Lighting a fire is only half the battle. The way you build a fire – that is, how you arrange the wood – can affect how long the fire will last and the amount of heat it’ll give off during that time. This article will provide an overview of how to build a fire in any setting.
Part 1 of 2: Gathering What You Need
1. Get an ignition source. The most obvious choice is a lighter or matches, but if you’re in a pinch, try one of these ideas:
How to Create Fire With a Magnifying Glass
How to Light Wet Matches (or if you’re proactive, Make Waterproof Matches)
How to Identify Flint so you can Start a Fire With Magnesium and Flint
How to Start a Fire with Sticks
How to Make Fire Without Matches or a Lighter
2. Gather tinder. Tinder catches the initial spark from the ignition source and transfers it to the kindling. If the kindling is damp or wet, the tinder must burn long enough to dry out the kindling.
You can turn dry sticks and pieces of bark into powdery tinder with a knife.
Other sources of tinder include:
dead dry plants and grasses
dry needles from coniferous trees
- Good sources: dry twigs and wood pieces, cardboard, large pieces of wood cut into small pieces, and fuzz sticks (sticks with shavings cut into them, but still attached).
- If you need to split small pieces of wood into smaller pieces for kindling, try these methods:
- Hold the wood you want to split parallel to the axe, with the top of the stick touching the axe blade. Both your hands are near the bottom of the axe handle: one holding the ax, and the other holding the stick. With the stick touching the axe blade where you want it to split, swing both the stick and the axe together to hit the chopping block. When the axe splits the stick, give it a twist to finish splitting the stick into two pieces.
- To split a small piece of wood, hold the stick upright, either by sticking into the ground or holding it with your feet. Take a rock a little bigger than your fist, and smack the end of the stick with the rock until a crack has been created. Peel the layers back with your fingers to split the wood into smaller pieces.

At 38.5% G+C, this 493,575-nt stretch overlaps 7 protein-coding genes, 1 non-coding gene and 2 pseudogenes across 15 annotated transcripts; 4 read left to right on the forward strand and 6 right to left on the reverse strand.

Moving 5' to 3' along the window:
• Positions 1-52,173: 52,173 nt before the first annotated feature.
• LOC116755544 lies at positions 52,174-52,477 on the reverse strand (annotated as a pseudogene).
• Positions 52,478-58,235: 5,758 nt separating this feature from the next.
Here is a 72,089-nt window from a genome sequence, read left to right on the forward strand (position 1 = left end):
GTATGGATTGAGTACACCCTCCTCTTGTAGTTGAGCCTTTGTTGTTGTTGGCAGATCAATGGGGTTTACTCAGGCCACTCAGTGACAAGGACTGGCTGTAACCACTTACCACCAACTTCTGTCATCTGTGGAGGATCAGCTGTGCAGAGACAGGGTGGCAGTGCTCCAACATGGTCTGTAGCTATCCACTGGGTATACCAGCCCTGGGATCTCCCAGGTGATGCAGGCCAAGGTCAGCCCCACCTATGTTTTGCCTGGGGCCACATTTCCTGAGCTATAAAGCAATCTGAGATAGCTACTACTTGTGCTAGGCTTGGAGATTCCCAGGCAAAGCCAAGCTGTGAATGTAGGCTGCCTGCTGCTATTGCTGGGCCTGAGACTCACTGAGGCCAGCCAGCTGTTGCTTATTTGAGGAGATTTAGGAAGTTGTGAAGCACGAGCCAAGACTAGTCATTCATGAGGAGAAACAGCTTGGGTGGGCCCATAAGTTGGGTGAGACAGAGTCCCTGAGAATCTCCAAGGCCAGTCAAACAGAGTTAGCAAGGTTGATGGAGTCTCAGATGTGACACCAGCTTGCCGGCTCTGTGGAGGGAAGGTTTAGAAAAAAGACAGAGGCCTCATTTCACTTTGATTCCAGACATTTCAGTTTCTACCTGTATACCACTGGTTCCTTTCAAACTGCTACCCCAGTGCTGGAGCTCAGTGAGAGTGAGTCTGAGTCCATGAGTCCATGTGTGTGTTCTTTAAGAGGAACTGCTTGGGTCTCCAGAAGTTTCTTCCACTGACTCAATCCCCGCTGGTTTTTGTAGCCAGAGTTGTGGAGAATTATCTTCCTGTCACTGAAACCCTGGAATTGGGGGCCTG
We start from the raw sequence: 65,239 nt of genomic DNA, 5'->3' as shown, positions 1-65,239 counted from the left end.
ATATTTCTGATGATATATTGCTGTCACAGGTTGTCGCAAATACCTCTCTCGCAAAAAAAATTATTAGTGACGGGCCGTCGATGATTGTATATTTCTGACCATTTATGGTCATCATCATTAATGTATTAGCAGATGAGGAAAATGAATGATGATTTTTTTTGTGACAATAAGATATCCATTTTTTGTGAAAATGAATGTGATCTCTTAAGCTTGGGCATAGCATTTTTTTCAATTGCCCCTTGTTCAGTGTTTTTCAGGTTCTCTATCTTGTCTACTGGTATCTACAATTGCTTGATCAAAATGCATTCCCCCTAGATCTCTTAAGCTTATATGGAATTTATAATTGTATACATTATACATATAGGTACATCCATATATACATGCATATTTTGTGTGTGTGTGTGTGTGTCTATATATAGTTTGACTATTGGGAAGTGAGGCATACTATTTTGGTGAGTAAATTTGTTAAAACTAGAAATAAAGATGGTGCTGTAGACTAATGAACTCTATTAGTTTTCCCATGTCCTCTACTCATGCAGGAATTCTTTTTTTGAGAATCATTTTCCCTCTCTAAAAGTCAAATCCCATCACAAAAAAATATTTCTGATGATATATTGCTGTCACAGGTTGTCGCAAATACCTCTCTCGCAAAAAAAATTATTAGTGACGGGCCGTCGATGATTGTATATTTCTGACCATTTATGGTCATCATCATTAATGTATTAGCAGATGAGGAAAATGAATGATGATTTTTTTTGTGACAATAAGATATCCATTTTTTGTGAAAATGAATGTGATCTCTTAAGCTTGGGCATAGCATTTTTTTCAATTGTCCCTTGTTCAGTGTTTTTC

4. Gather logs or other bulky fuel sources. Good fuels for sustained burning include dry wood that is 1″ to 5″ (2.5 cm to 12.5 cm) in diameter, twisted dry grasses, peat, dried animal dung and coal. Gather more fuel than you think you’ll need, especially if you’re going to sleep by the fire.
Green or wet fuel can be used, but only once the fire is established because it will burn more slowly than dry fuel.
Softwoods/conifers/evergreens have leaves in the shape of needles. They burn quickly and very hot, and they also contain flammable resins which burn hotter and help with starting a fire. Because of this, they’re often used for kindling as well, since they’re easier to ignite than hardwoods. You will know if you are using a wood with resin because it crackles and pops while burning.
Hardwoods have broad flat leaves and they don’t catch fire as easily as softwoods. Once they do, however, they burn for a longer period of time and give off more heat. It may be necessary to know How to Split Hardwood Firewood or How to Split Gnarly Firewood
You can also Make Logs from Newspapers.
Part 2 of 2: Building the Actual Fire
1. Clear a circular area about 4 feet (1.2 m) in diameter. Build a ring of rocks or dig a fire pit that’s several inches deep using a shovel or hand trowel. Constructing a ring of stones will insulate the fire. Building a firewall with logs or rocks will reflect the fire’s heat, especially if you’ll only be on one side of the fire (because otherwise the heat sent off in the other direction is wasted).
If the ground is wet or covered with snow, build a platform out of green logs and cover them with a layer of earth or stones.
2. Pile kindling loosely in your fire ring or fire pit. You want your kindling close enough to ignite but spaced enough for good air circulation.
Place your tinder on the pile of kindling. Light the fire with your ignition source and gradually add more kindling.
Slowly blow air on the igniting fire to build heat and intensity.
3. Add firewood starting with the smallest sized pieces and working your way up toward large pieces. The arrangement you choose will determine the fire’s longevity, how fast it burns, and how long your wood lasts.
Build a tepee. Arrange the tinder and a few sticks of kindling in the shape of a cone, and light them at the center. The outside logs will fall inward and feed the fire. This is the most effective of all fire arrangements.
Sources and Citations : http://www.wikihow.com